Slut Walks are just the beginning to societal change

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Slut: a word that has garnered a strong negative connotation and public uproar following 2011 when a Toronto police officer suggested to York University students to avoid rape, “women should avoid dressing like sluts.”

Why does someone’s outfit determine the justification of an act of sexual, physical and emotional violence? A woman wearing a snowsuit and a woman wearing a tube top and mini skirt deserve the same sexual standard: respect and consent.

Campuses across the country have since adopted the notion of SlutWalks to combat negative statements that suggest the clothing women wear base a standard of their consent to sex.

Programs and organizations on college campuses work to ensure a safe and trusting environment for students, but when 1 in every 5 women and one in every 16 men are sexually assaulted while in college and only less than 10 percent of victims report assaults, the victims are in need of more help.

SlutWalks are just a part of a large societal change that needs to occur to better the lives of victims and to ensure that sexual assault is not considered ordinary. Films like “The Hunting Ground,” expose the failure of college administrations to adequately handle reports of sexual assaults.

Most colleges and universities are required to investigate and judge reports of sexual violence without the immediate involvement of law enforcement. This is a small piece of a fragile and broken system that is less capable of stopping and punishing perpetrators and subsequently further hurting victims.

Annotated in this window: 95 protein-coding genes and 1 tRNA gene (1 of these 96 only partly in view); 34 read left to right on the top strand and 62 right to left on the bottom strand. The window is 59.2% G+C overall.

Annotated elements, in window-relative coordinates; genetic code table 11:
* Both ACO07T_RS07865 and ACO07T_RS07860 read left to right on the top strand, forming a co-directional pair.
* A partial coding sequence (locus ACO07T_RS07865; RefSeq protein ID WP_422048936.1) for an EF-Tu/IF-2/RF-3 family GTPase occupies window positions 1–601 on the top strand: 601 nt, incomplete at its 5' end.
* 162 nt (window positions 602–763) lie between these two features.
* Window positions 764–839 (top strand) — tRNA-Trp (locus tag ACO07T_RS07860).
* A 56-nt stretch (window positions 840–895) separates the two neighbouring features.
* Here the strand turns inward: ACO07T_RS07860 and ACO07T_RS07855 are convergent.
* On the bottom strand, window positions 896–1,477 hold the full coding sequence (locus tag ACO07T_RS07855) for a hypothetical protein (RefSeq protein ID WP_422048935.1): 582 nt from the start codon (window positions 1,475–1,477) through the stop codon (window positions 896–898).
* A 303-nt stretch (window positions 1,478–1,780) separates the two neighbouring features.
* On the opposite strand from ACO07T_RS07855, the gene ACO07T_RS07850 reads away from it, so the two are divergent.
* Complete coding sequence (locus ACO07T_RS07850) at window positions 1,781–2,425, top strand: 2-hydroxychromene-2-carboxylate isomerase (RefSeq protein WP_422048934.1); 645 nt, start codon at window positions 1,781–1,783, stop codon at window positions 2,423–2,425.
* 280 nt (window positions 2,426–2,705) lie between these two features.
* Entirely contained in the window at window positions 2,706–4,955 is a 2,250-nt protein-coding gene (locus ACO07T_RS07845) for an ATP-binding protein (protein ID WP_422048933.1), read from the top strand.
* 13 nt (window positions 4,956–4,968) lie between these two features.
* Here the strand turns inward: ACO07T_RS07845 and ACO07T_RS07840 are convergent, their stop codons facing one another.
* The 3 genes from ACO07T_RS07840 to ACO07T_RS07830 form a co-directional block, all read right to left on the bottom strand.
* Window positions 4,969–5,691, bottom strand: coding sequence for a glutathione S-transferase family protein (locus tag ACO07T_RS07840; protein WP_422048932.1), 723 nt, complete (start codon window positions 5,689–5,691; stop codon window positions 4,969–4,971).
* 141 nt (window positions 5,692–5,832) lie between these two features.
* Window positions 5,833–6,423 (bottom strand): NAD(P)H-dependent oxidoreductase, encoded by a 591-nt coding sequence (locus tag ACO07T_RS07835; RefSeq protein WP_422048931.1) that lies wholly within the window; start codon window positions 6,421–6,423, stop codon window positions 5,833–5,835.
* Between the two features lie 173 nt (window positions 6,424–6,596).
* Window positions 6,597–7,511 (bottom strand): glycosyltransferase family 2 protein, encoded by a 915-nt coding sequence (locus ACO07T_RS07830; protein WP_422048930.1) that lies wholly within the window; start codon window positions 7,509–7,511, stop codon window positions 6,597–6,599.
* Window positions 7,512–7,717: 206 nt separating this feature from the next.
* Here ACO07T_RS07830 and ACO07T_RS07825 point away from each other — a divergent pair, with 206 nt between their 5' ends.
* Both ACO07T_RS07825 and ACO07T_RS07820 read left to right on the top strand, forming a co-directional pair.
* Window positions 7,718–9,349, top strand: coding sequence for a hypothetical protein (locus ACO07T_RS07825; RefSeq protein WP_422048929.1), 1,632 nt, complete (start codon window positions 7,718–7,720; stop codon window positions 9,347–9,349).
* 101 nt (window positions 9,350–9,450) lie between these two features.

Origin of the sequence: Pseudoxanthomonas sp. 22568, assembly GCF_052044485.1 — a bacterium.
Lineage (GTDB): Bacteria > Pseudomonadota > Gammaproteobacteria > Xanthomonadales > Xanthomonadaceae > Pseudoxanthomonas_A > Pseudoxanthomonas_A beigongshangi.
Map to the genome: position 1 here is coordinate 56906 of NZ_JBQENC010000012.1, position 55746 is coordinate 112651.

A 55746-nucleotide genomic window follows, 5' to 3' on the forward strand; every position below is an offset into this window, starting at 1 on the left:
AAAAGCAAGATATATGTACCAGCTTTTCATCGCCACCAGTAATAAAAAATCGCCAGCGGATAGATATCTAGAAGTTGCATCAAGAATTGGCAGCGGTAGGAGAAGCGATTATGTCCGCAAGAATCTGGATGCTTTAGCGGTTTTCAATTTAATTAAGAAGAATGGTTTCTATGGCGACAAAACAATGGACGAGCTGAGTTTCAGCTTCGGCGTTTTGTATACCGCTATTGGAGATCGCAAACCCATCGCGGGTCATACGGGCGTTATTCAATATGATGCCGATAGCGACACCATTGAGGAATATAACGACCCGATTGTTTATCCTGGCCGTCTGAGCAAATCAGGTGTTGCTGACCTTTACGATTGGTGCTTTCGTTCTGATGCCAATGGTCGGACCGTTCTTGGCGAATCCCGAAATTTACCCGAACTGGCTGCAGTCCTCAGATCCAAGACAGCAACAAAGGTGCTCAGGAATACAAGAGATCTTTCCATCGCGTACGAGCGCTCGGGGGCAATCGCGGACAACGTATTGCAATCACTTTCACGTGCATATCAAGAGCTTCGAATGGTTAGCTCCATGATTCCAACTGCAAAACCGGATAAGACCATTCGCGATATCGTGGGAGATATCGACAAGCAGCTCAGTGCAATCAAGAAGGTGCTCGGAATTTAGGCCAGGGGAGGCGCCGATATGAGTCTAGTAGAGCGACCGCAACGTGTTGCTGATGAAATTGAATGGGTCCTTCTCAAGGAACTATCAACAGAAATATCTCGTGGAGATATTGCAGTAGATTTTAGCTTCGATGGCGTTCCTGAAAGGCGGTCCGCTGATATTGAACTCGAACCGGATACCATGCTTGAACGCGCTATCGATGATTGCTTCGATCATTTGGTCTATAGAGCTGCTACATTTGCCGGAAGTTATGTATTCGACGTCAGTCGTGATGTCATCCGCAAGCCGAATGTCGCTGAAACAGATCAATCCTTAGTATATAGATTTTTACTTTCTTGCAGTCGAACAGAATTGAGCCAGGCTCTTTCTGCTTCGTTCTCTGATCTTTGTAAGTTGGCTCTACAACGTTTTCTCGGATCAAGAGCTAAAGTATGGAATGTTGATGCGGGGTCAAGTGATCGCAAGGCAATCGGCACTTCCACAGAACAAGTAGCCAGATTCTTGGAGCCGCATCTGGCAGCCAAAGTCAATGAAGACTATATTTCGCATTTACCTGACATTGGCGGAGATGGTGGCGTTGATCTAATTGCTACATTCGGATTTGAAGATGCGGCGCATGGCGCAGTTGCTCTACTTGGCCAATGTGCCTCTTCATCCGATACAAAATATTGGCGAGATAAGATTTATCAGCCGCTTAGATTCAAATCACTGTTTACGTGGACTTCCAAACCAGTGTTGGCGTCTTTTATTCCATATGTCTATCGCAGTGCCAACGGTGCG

When the university finds campus perpetrators guilty, punishment generally results in only expulsion, expressing the idea college campuses are more lenient to the same serious and heinous crimes committed a foot off campus. Sexual assaults on campus should be treated to the fullest extent of the law to better protect students.

The Rape, Incest and Abuse National Network wrote to the White House, “It would never occur to anyone to leave the adjudication of a murder in the hands of a school’s internal judicial process. Why, then, is it not only common, but expected, for them to do so when it comes to sexual assault?”

In the past five years, movements on college campuses, aided by social media campaigns, are working to change the connotation of the word “slut” while also advocating for sexual assault awareness and an end to slut shaming. Positive changes are being made, but rapes and reports of assault are still happening on university campuses.

It is time to take away the security of lawful protection away from student perpetrators and put the safety and lawful protection in the rightful hands of the student victims.

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